I read somewhere the proceeds from BC’s RMB-denominated bonds would be reinvested in China because they’re denominated in Chinese currency, so yeah, that sounds like nothing could possibly go wrong there.


Regarding the CBC story about the strata board member who defrauded his strata, based on one comment below the story, it looks like there is much more to this story than CBC is reporting: “On TV news , CBC has twisted the story a bit. Patrick Au is one of the sole pre-selling agent for this development. This condo was built in 94 when it is still under condo act. But …at pre-sell show room, only sweet talk, deception , dirty trick being presented to us. Then when we got our sell completed , leaks found everywhere, developer throw us a small amount of $ cheque, play disappeared, after 1 yr. Lawyers at that time not knowledgable enough about this kind of sell. When seeing land title still under condo act. Who will suspect those abbreviation below meant soemthing else.… Read more »


A strata board member for a condo building in East Van is guilty of defrauding his fellow homeowners out of $160k. File this one under the hidden costs of condo ownership. From CBC: “A former member of a Vancouver strata council has been sentenced to two years less a day imprisonment — to be served in the community — after bilking his fellow homeowners out of more than $160,000… Over a four-year period, starting in 2001, Au slowly took control of the strata’s finances and started siphoning off funds for his personal gain. ‘Don’t deal with photocopies or photocopies of photocopies of original receipts.’- Tony Gioventu, executive director, Condominium Homeowners Association Tony Gioventu, executive director of the Condominium Homeowners Association, says the case is a clear warning for those living in a strata building. “We need strata corporations to really… Read more »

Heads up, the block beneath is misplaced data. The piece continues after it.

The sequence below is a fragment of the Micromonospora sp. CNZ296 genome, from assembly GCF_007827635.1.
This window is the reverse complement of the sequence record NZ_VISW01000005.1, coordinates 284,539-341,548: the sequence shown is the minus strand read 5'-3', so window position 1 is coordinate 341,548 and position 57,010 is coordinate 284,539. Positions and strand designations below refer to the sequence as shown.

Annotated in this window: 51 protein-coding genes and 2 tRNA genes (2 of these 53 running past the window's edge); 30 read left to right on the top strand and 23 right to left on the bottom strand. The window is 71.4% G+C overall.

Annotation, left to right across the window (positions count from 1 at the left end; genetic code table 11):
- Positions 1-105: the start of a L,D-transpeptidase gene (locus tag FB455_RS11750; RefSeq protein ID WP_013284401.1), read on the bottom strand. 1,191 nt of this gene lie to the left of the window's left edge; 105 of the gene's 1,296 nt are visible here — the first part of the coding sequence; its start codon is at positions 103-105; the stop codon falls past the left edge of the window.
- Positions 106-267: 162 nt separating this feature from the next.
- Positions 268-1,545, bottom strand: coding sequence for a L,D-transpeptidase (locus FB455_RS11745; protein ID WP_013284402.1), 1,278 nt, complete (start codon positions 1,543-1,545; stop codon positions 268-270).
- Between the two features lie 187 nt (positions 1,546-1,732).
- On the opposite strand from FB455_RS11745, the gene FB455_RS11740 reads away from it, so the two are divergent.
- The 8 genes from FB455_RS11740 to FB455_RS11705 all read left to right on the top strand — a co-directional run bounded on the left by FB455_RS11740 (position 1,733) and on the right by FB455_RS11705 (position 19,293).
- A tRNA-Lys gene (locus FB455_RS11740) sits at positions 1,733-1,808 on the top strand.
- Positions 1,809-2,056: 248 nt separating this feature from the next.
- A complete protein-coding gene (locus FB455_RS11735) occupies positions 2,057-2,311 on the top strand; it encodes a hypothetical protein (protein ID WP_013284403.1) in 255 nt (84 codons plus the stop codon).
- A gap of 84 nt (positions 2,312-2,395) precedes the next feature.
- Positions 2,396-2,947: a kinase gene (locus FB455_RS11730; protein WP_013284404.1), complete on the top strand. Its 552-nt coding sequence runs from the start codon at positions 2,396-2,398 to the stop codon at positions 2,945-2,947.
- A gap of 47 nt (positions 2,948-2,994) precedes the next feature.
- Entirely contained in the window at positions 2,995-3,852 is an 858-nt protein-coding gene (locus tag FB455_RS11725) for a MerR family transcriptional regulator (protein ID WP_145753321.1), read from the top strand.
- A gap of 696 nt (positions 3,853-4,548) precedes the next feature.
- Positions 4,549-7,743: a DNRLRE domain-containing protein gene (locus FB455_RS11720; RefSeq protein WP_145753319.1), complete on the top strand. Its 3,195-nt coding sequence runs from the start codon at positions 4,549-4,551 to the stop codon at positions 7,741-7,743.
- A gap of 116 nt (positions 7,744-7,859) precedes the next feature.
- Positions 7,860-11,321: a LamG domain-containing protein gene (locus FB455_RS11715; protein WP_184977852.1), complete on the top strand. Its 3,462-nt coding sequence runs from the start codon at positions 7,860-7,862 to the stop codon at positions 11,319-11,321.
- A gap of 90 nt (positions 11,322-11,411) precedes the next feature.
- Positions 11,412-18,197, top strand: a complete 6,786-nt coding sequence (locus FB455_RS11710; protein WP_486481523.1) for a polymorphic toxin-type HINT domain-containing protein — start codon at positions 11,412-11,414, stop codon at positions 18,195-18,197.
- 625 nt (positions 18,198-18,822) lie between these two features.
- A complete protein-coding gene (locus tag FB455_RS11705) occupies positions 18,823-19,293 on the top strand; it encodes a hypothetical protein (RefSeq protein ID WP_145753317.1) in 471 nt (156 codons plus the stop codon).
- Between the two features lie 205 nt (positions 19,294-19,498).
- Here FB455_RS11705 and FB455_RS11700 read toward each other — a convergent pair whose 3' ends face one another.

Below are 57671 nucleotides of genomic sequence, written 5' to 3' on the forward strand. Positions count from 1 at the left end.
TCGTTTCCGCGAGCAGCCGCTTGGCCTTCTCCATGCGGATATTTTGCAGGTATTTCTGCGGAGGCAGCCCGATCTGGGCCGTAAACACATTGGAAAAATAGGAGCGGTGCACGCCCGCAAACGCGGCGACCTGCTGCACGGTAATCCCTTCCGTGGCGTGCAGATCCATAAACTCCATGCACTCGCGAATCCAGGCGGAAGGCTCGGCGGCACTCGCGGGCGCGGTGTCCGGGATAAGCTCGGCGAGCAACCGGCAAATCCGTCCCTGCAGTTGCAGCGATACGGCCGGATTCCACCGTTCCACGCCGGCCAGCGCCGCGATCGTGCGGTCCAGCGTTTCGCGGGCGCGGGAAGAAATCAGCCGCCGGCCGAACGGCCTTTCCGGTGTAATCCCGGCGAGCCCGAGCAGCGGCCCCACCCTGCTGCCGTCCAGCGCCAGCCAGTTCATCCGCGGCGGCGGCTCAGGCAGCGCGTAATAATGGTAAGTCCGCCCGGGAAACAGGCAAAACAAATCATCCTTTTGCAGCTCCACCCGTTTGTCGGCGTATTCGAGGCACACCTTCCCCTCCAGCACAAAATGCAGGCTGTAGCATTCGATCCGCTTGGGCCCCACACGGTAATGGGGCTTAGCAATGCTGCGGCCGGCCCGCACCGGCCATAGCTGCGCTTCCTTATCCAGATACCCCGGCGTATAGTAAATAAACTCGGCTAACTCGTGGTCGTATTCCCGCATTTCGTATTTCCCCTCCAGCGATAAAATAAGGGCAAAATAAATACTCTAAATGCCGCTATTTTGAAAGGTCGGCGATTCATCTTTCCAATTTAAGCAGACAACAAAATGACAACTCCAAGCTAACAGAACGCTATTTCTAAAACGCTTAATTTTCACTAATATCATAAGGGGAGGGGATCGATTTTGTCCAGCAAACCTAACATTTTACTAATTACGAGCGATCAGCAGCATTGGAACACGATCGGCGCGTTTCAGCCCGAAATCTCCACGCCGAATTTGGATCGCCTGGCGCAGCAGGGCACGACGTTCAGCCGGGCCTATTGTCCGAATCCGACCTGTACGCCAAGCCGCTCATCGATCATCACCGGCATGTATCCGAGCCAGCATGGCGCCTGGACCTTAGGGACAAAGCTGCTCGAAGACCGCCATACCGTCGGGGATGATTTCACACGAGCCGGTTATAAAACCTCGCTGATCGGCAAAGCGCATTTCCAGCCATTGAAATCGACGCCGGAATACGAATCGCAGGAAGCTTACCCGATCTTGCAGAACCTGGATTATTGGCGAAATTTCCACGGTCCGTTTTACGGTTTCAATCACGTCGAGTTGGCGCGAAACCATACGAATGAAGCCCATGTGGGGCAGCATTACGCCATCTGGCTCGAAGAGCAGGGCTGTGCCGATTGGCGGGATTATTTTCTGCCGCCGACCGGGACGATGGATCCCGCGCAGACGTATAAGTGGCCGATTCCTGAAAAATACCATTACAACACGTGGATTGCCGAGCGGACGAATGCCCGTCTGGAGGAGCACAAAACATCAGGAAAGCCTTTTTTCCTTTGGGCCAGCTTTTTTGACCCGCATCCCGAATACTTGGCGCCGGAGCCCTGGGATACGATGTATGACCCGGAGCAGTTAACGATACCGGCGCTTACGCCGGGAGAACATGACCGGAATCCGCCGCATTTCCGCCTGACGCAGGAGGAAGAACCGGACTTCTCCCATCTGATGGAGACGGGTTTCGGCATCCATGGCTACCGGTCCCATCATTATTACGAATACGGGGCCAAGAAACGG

BC is the first jurisdiction outside China to sell Renminbi-denominated bonds. From CBC:

“British Columbia has become the first foreign government to sell bonds into China’s domestic market, issuing just over $400 million worth of debt paying 2.25 per cent…

The province sold just over 2.5 billion bonds denominated in China’s currency, the renminbi — which is also known as RMB or yuan — with a coupon of 2.25 per cent.

The one-year so-called “dim sum” bonds will pay out in November 2014.”



@4: “Then 2008 comes and all your investments evaporates and then what do you do?”

Well what I did in 2008 was buy some more. But “all my investments” hadn’t “evaporated”, so I don’t quite fit your profile.


@27: “Depending on how much of a downpayment would be made, I could actually be saving money by renting instead of buying.”

It doesn’t depend on how much down payment, because there is an opportunity cost on that.


@26: “How many people buy RIM with 75% leverage?”

How many people put their more than their entire net worth into RIM with 75% leverage?


wish i could live in a city chock full of mountain views and food carts.